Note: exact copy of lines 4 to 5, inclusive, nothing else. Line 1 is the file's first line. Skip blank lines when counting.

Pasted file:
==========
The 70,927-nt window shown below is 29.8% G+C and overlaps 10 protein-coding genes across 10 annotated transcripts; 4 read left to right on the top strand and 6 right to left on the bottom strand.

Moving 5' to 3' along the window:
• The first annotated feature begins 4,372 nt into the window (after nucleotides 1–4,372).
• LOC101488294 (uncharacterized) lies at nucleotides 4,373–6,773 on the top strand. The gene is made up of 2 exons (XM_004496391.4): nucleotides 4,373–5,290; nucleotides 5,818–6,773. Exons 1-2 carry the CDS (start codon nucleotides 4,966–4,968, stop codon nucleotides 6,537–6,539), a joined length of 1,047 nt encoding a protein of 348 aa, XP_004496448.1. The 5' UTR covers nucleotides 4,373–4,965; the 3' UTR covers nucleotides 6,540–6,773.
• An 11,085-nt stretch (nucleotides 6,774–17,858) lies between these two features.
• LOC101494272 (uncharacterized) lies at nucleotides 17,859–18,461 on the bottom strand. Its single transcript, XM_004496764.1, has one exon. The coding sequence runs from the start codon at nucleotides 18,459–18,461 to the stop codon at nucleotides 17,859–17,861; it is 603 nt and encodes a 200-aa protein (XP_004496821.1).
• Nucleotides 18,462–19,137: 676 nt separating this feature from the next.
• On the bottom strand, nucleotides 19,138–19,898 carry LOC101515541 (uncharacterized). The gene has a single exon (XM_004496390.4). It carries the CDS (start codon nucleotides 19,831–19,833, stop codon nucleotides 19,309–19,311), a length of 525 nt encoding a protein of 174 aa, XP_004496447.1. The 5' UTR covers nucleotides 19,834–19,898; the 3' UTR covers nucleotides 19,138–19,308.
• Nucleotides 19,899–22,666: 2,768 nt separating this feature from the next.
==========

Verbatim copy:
• LOC101488294 (uncharacterized) lies at nucleotides 4,373–6,773 on the top strand. The gene is made up of 2 exons (XM_004496391.4): nucleotides 4,373–5,290; nucleotides 5,818–6,773. Exons 1-2 carry the CDS (start codon nucleotides 4,966–4,968, stop codon nucleotides 6,537–6,539), a joined length of 1,047 nt encoding a protein of 348 aa, XP_004496448.1. The 5' UTR covers nucleotides 4,373–4,965; the 3' UTR covers nucleotides 6,540–6,773.
• An 11,085-nt stretch (nucleotides 6,774–17,858) lies between these two features.